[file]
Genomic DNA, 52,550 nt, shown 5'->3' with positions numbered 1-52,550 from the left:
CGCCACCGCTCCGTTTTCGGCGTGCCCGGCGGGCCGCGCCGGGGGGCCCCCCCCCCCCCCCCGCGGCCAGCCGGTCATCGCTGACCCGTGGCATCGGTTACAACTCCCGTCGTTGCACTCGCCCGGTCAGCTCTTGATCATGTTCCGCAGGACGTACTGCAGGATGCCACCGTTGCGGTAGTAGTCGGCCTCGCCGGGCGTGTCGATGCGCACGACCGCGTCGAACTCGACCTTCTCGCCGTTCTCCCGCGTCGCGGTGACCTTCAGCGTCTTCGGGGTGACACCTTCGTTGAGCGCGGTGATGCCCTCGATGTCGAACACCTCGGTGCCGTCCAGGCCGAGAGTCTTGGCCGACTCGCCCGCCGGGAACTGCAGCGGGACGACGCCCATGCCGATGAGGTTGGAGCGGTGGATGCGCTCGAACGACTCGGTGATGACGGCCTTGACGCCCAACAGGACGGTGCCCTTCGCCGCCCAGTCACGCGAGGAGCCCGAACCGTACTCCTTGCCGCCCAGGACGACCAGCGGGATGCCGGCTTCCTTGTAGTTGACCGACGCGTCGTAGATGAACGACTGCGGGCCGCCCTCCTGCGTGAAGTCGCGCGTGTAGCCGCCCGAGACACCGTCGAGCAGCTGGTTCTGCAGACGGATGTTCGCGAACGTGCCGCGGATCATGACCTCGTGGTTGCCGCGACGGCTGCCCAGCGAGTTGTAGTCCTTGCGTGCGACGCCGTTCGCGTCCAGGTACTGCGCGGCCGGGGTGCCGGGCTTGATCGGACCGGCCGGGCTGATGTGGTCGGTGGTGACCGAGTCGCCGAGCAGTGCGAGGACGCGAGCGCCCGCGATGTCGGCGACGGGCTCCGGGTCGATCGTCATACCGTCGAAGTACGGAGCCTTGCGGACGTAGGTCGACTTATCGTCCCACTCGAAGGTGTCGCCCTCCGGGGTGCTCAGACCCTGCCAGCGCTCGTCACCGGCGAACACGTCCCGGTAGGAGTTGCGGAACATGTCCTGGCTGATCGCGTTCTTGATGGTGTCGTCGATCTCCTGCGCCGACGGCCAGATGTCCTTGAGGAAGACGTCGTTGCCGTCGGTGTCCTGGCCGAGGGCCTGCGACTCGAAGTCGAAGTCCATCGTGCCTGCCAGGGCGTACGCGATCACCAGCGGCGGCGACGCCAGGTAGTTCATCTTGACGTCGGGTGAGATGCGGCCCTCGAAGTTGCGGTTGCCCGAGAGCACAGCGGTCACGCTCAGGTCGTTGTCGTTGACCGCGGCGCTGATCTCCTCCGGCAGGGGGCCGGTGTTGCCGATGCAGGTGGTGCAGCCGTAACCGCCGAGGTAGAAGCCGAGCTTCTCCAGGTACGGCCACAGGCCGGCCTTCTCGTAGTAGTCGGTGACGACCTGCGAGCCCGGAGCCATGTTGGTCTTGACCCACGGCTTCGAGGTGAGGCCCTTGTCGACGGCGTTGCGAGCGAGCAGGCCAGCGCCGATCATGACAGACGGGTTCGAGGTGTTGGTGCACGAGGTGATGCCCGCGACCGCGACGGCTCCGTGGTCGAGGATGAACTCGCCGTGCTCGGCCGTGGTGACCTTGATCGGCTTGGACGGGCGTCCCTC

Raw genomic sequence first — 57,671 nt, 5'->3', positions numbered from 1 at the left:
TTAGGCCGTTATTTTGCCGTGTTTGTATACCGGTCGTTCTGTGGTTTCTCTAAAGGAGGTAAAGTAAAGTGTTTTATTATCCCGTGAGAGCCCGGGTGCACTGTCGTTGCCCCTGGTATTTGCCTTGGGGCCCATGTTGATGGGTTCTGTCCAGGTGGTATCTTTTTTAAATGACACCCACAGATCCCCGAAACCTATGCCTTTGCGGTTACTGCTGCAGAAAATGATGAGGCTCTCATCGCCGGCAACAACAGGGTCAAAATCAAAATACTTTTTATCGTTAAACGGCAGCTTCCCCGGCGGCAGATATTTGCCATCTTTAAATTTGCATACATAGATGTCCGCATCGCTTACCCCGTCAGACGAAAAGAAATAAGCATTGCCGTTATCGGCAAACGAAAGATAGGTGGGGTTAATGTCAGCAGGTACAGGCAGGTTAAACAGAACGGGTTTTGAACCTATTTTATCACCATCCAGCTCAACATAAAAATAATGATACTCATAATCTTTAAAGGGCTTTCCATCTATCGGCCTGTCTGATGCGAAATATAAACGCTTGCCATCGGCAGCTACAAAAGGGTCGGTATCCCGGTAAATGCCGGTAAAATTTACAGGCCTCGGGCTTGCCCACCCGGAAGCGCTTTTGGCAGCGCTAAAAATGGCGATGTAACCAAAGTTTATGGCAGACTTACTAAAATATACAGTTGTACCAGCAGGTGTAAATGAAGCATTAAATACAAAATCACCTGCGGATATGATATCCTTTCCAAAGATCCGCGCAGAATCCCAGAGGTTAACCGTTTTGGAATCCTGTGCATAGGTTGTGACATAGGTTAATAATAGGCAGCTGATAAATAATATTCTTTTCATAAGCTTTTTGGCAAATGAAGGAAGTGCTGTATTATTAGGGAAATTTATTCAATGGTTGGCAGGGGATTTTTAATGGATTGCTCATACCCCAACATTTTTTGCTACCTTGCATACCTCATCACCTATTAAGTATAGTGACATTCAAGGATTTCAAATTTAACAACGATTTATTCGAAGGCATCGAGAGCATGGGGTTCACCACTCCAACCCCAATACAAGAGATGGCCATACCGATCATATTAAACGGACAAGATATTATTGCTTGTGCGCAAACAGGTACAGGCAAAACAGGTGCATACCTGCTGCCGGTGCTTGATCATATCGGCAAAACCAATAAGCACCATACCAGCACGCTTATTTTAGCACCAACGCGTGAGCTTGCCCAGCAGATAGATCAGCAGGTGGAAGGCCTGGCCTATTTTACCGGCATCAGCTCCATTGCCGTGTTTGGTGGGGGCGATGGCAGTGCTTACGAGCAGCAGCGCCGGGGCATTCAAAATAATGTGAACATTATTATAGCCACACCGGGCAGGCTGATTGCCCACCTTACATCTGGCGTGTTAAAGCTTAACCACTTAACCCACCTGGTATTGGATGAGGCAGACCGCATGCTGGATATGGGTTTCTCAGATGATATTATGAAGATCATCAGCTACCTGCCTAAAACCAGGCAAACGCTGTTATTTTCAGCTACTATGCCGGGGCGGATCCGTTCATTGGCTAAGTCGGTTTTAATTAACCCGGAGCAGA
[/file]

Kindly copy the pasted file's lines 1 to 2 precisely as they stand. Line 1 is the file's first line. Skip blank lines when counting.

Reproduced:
Genomic DNA, 52,550 nt, shown 5'->3' with positions numbered 1-52,550 from the left:
CGCCACCGCTCCGTTTTCGGCGTGCCCGGCGGGCCGCGCCGGGGGGCCCCCCCCCCCCCCCCGCGGCCAGCCGGTCATCGCTGACCCGTGGCATCGGTTACAACTCCCGTCGTTGCACTCGCCCGGTCAGCTCTTGATCATGTTCCGCAGGACGTACTGCAGGATGCCACCGTTGCGGTAGTAGTCGGCCTCGCCGGGCGTGTCGATGCGCACGACCGCGTCGAACTCGACCTTCTCGCCGTTCTCCCGCGTCGCGGTGACCTTCAGCGTCTTCGGGGTGACACCTTCGTTGAGCGCGGTGATGCCCTCGATGTCGAACACCTCGGTGCCGTCCAGGCCGAGAGTCTTGGCCGACTCGCCCGCCGGGAACTGCAGCGGGACGACGCCCATGCCGATGAGGTTGGAGCGGTGGATGCGCTCGAACGACTCGGTGATGACGGCCTTGACGCCCAACAGGACGGTGCCCTTCGCCGCCCAGTCACGCGAGGAGCCCGAACCGTACTCCTTGCCGCCCAGGACGACCAGCGGGATGCCGGCTTCCTTGTAGTTGACCGACGCGTCGTAGATGAACGACTGCGGGCCGCCCTCCTGCGTGAAGTCGCGCGTGTAGCCGCCCGAGACACCGTCGAGCAGCTGGTTCTGCAGACGGATGTTCGCGAACGTGCCGCGGATCATGACCTCGTGGTTGCCGCGACGGCTGCCCAGCGAGTTGTAGTCCTTGCGTGCGACGCCGTTCGCGTCCAGGTACTGCGCGGCCGGGGTGCCGGGCTTGATCGGACCGGCCGGGCTGATGTGGTCGGTGGTGACCGAGTCGCCGAGCAGTGCGAGGACGCGAGCGCCCGCGATGTCGGCGACGGGCTCCGGGTCGATCGTCATACCGTCGAAGTACGGAGCCTTGCGGACGTAGGTCGACTTATCGTCCCACTCGAAGGTGTCGCCCTCCGGGGTGCTCAGACCCTGCCAGCGCTCGTCACCGGCGAACACGTCCCGGTAGGAGTTGCGGAACATGTCCTGGCTGATCGCGTTCTTGATGGTGTCGTCGATCTCCTGCGCCGACGGCCAGATGTCCTTGAGGAAGACGTCGTTGCCGTCGGTGTCCTGGCCGAGGGCCTGCGACTCGAAGTCGAAGTCCATCGTGCCTGCCAGGGCGTACGCGATCACCAGCGGCGGCGACGCCAGGTAGTTCATCTTGACGTCGGGTGAGATGCGGCCCTCGAAGTTGCGGTTGCCCGAGAGCACAGCGGTCACGCTCAGGTCGTTGTCGTTGACCGCGGCGCTGATCTCCTCCGGCAGGGGGCCGGTGTTGCCGATGCAGGTGGTGCAGCCGTAACCGCCGAGGTAGAAGCCGAGCTTCTCCAGGTACGGCCACAGGCCGGCCTTCTCGTAGTAGTCGGTGACGACCTGCGAGCCCGGAGCCATGTTGGTCTTGACCCACGGCTTCGAGGTGAGGCCCTTGTCGACGGCGTTGCGAGCGAGCAGGCCAGCGCCGATCATGACAGACGGGTTCGAGGTGTTGGTGCACGAGGTGATGCCCGCGACCGCGACGGCTCCGTGGTCGAGGATGAACTCGCCGTGCTCGGCCGTGGTGACCTTGATCGGCTTGGACGGGCGTCCCTC